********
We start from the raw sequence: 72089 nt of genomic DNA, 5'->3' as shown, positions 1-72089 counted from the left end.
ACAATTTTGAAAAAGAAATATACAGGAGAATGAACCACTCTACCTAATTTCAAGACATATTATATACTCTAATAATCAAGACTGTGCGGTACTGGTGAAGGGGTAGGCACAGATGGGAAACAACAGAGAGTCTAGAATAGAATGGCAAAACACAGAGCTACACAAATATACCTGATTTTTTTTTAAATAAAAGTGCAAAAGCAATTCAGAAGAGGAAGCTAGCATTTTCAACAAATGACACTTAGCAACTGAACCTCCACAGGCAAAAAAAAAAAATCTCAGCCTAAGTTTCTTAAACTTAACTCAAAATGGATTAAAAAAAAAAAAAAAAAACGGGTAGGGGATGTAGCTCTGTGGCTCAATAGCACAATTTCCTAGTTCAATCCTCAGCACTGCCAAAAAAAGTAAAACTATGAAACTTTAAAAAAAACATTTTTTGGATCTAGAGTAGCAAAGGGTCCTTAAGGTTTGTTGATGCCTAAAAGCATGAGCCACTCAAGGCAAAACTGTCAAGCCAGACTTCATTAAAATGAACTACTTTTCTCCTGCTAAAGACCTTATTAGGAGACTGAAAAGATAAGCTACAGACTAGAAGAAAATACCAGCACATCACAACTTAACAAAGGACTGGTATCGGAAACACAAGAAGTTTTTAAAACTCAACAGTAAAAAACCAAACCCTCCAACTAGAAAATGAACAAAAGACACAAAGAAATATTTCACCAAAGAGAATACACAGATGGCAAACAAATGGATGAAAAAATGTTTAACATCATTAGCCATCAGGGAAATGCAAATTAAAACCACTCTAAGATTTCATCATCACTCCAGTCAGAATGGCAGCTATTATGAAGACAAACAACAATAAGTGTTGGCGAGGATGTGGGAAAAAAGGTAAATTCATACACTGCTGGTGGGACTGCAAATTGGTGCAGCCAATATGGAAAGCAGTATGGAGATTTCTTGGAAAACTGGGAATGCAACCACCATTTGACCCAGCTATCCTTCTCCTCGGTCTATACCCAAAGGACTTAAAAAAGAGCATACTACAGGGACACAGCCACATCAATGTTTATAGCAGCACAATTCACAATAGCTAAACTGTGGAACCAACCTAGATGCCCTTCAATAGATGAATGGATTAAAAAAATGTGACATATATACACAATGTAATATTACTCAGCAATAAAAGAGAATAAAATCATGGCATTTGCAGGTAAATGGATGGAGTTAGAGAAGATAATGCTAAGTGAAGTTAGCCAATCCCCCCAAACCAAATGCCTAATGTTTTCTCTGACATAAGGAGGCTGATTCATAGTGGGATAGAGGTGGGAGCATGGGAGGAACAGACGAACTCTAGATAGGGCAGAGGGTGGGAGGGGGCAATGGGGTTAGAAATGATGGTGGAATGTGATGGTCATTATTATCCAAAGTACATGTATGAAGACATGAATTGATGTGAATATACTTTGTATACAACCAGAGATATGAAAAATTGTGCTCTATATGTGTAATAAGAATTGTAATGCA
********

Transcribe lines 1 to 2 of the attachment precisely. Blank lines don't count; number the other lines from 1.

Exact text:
We start from the raw sequence: 72089 nt of genomic DNA, 5'->3' as shown, positions 1-72089 counted from the left end.
ACAATTTTGAAAAAGAAATATACAGGAGAATGAACCACTCTACCTAATTTCAAGACATATTATATACTCTAATAATCAAGACTGTGCGGTACTGGTGAAGGGGTAGGCACAGATGGGAAACAACAGAGAGTCTAGAATAGAATGGCAAAACACAGAGCTACACAAATATACCTGATTTTTTTTTAAATAAAAGTGCAAAAGCAATTCAGAAGAGGAAGCTAGCATTTTCAACAAATGACACTTAGCAACTGAACCTCCACAGGCAAAAAAAAAAAATCTCAGCCTAAGTTTCTTAAACTTAACTCAAAATGGATTAAAAAAAAAAAAAAAAAACGGGTAGGGGATGTAGCTCTGTGGCTCAATAGCACAATTTCCTAGTTCAATCCTCAGCACTGCCAAAAAAAGTAAAACTATGAAACTTTAAAAAAAACATTTTTTGGATCTAGAGTAGCAAAGGGTCCTTAAGGTTTGTTGATGCCTAAAAGCATGAGCCACTCAAGGCAAAACTGTCAAGCCAGACTTCATTAAAATGAACTACTTTTCTCCTGCTAAAGACCTTATTAGGAGACTGAAAAGATAAGCTACAGACTAGAAGAAAATACCAGCACATCACAACTTAACAAAGGACTGGTATCGGAAACACAAGAAGTTTTTAAAACTCAACAGTAAAAAACCAAACCCTCCAACTAGAAAATGAACAAAAGACACAAAGAAATATTTCACCAAAGAGAATACACAGATGGCAAACAAATGGATGAAAAAATGTTTAACATCATTAGCCATCAGGGAAATGCAAATTAAAACCACTCTAAGATTTCATCATCACTCCAGTCAGAATGGCAGCTATTATGAAGACAAACAACAATAAGTGTTGGCGAGGATGTGGGAAAAAAGGTAAATTCATACACTGCTGGTGGGACTGCAAATTGGTGCAGCCAATATGGAAAGCAGTATGGAGATTTCTTGGAAAACTGGGAATGCAACCACCATTTGACCCAGCTATCCTTCTCCTCGGTCTATACCCAAAGGACTTAAAAAAGAGCATACTACAGGGACACAGCCACATCAATGTTTATAGCAGCACAATTCACAATAGCTAAACTGTGGAACCAACCTAGATGCCCTTCAATAGATGAATGGATTAAAAAAATGTGACATATATACACAATGTAATATTACTCAGCAATAAAAGAGAATAAAATCATGGCATTTGCAGGTAAATGGATGGAGTTAGAGAAGATAATGCTAAGTGAAGTTAGCCAATCCCCCCAAACCAAATGCCTAATGTTTTCTCTGACATAAGGAGGCTGATTCATAGTGGGATAGAGGTGGGAGCATGGGAGGAACAGACGAACTCTAGATAGGGCAGAGGGTGGGAGGGGGCAATGGGGTTAGAAATGATGGTGGAATGTGATGGTCATTATTATCCAAAGTACATGTATGAAGACATGAATTGATGTGAATATACTTTGTATACAACCAGAGATATGAAAAATTGTGCTCTATATGTGTAATAAGAATTGTAATGCA